England relish Brendon McCullum impact with simplicity key to superb response

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·4-min read
England relish Brendon McCullum impact with simplicity key to superb response
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In the giddy aftermath of last week’s extraordinary victory at Trent Bridge, Ben Stokes promised that England’s spirit of attacking adventure would only advance as the weeks wore on.

Where better to prove that than the site of Stokes’s finest hour and, indeed, one of the finest displays of attacking strokeplay ever seen in Test cricket?

This is the first time Stokes has been back in an England shirt at Headingley since that heady day of Ashes cricket in August 2019. Life has thrown plenty at him in that time, from the serious illness and passing of his father, Ged, the pandemic, nasty injury, a mental health break, an awkward Ashes tour and, now, the England captaincy.

He has played one game here since, for Northern Superchargers in the Hundred, but scored just five runs from seven balls and took a single wicket. That was shortly before he began his four-month break from the game, and his mind was scrambled.

Despite a brief illness scare yesterday, Stokes is in a much better place now. Even since Australia, he looks physically fitter and happier. As captain, he has spoken more like a statesman than those sceptical of his appointment expected.

Speaking on the Telegraph’s cricket podcast today, batting coach Marcus Trescothick, who is missing this game with Covid, admitted that England’s transformation under Stokes and Brendon McCullum was taking place at a faster pace than even those inside the camp imagined.

McCullum has a Midas touch, and is clearly communicating with the players in a language that chimes. This is the ‘vibes era’, where players are made to “feel 10 feet tall” and encouraged to “run towards the danger”.

There has been a playful approach to training, where McCullum throws few balls and leaves technical work to his assistants. He is all about mindset, and keeping the game fun. There has been a focus on bonding as a group. Last night, the team relaxed with a barbecue at Jonny Bairstow’s house, near Leeds.

While it has taken no time for McCullum to make his mark, these are early days. Trescothick said that England’s assistant coaches recognise that McCullum is taking their temperature before deciding who to bring in. There is still a national selector to be appointed, but that will probably come at the end of the summer.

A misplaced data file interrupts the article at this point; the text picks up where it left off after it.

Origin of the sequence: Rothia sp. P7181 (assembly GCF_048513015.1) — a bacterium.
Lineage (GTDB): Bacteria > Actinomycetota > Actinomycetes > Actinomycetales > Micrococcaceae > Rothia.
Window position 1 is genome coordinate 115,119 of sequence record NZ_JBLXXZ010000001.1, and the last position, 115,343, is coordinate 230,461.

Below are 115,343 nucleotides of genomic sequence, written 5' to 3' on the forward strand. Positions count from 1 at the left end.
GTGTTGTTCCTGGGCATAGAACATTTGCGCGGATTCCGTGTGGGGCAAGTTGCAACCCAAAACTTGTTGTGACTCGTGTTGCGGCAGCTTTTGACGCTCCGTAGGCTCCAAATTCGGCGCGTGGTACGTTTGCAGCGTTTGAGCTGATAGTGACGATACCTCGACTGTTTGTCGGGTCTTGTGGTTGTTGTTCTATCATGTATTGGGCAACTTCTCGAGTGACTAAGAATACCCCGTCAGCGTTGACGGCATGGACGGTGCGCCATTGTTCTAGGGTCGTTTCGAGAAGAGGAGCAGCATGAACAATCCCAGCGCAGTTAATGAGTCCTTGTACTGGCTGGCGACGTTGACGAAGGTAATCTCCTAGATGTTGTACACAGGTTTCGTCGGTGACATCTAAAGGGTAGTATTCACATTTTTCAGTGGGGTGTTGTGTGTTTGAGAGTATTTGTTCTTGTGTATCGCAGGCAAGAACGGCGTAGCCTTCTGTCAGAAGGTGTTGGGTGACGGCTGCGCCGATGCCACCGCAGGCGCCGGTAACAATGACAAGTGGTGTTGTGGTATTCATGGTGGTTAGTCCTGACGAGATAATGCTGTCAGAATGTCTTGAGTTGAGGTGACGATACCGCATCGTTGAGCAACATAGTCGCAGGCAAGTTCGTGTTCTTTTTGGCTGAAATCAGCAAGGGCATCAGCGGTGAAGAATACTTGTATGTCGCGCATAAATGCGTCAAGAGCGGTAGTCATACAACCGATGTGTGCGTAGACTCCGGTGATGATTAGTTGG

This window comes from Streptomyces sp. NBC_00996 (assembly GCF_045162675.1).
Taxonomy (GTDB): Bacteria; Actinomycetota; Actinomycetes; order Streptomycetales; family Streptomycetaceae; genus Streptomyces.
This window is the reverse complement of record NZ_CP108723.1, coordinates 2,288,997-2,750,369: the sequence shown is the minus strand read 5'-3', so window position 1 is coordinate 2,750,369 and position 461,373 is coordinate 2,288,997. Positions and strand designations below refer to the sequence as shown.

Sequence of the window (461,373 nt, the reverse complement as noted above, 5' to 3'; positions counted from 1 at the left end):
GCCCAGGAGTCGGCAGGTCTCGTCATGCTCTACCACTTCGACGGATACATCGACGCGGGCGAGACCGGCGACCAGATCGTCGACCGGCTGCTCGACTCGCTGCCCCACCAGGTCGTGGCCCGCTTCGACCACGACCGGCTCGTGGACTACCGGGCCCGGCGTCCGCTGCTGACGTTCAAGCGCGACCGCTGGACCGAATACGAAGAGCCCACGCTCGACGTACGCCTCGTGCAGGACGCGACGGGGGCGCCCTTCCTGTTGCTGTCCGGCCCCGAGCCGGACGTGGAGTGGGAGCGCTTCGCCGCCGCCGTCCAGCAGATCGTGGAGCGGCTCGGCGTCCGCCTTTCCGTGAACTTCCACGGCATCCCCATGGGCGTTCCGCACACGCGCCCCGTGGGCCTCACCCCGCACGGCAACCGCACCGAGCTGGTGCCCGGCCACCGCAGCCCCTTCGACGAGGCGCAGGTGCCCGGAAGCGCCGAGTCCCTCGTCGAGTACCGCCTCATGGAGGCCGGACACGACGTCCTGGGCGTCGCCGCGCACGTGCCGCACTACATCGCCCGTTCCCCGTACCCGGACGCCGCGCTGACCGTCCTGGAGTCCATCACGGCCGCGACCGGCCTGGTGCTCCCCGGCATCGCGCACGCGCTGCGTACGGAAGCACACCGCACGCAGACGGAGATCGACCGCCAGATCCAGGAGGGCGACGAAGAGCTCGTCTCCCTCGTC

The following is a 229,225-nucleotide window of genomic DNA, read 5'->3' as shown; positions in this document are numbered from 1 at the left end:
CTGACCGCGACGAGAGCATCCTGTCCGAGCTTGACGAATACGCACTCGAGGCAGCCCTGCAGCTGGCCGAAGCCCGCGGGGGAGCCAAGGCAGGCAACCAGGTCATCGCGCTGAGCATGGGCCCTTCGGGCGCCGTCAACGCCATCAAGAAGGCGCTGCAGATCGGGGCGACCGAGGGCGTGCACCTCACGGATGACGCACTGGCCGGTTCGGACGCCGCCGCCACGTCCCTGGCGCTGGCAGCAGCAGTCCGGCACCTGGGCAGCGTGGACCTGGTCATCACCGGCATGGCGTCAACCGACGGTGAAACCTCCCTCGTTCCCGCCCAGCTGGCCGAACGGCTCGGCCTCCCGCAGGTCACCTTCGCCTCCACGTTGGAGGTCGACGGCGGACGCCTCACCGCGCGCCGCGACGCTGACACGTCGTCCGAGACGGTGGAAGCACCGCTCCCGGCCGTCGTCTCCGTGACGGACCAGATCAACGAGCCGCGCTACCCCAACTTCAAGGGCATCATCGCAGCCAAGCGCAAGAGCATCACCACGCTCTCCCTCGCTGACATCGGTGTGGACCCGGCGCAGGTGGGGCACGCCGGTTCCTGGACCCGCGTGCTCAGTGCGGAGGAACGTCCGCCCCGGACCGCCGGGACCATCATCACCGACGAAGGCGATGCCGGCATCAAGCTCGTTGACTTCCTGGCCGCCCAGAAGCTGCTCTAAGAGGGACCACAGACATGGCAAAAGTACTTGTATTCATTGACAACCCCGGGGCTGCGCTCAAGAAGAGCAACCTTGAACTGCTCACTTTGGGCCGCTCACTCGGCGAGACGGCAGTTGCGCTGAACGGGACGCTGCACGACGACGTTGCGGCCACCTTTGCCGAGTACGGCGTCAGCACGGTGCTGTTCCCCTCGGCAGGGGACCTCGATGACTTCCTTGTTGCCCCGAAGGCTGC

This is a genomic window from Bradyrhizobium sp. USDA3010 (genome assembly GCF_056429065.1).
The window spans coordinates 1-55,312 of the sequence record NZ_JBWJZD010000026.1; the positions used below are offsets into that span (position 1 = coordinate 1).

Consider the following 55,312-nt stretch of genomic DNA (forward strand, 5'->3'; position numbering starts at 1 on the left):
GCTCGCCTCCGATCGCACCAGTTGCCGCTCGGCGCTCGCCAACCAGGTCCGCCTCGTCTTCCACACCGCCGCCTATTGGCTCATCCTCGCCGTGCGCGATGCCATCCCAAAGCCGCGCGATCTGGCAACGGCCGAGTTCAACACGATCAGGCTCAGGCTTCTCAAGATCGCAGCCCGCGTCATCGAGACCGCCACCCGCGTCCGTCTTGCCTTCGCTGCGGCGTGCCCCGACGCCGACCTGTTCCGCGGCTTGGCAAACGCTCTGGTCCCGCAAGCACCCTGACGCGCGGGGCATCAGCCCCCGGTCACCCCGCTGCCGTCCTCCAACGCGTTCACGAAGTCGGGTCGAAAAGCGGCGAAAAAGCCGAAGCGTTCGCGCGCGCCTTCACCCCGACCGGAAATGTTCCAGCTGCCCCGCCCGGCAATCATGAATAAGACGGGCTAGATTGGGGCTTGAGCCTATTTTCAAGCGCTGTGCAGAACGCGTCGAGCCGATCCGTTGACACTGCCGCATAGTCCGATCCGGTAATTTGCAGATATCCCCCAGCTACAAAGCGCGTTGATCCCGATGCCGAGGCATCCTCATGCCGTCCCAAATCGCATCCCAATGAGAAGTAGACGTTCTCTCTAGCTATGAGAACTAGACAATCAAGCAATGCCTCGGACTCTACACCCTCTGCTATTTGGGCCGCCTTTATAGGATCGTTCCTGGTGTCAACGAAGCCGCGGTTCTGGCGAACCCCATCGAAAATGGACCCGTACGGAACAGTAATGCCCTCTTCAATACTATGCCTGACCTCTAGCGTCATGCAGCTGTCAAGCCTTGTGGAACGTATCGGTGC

After the muddle of the pandemic era, there is an enjoyable simplicity to the approach. An official vice-captain will be appointed when they need one. They will pick the best team for each game, rather than worrying about the next one. That is the case even when they have another Test, against India, three days after this one, and the series is won.

Brendon McCullum has made a swift impact in his role as England’s new Test coach (Getty Images)
Brendon McCullum has made a swift impact in his role as England’s new Test coach (Getty Images)

Like the coaches, the players are on notice — and most have responded brilliantly. How England would love a score for Zak Crawley, who Trescothick says is the batter most in need of a positive approach to the game, and for Jack Leach to take some wickets. Leach was Stokes’s partner in crime at Headingley and turned 31 today; he will have a role to play on a flat-looking pitch here.

The rest have responded superbly to the changes. Alex Lees still needs a century, but looks a player transformed from the Caribbean, as does Ben Foakes. Ollie Pope has made a good start at No3, and will like the look of the pitch.

One debutant, Matt Potts, has come in and settled immediately. Can Jamie Overton do the same when his chance comes? New Zealand have had a rough couple of weeks, with injuries to bowlers in both games (Colin de Grandhomme at Lord’s and Kyle Jamieson at Trent Bridge) and plenty of Covid in the camp. All those who tested positive, including Kane Williamson, are set to be back here.

The tourists will also reflect that they have made some bad mistakes, and their management of both England’s successful chases has been wrong-headed.

After the muddle of the pandemic era, there is an enjoyable simplicity to McCullum’s approach

They are in a selection bind, with Tim Southee looking a shadow of himself at Trent Bridge and Ajaz Patel seemingly hit out of the series at Lord’s. On a pitch as pale as they come at Headingley, the spinner might well prove handy. Either way, expect Neil Wagner to be back.

So, there is a sense that New Zealand are a good team suddenly looking a little vulnerable. While England have made an excellent start, to win a series 3-0 against a team they had not won a single Test against across their last three series would be some statement.

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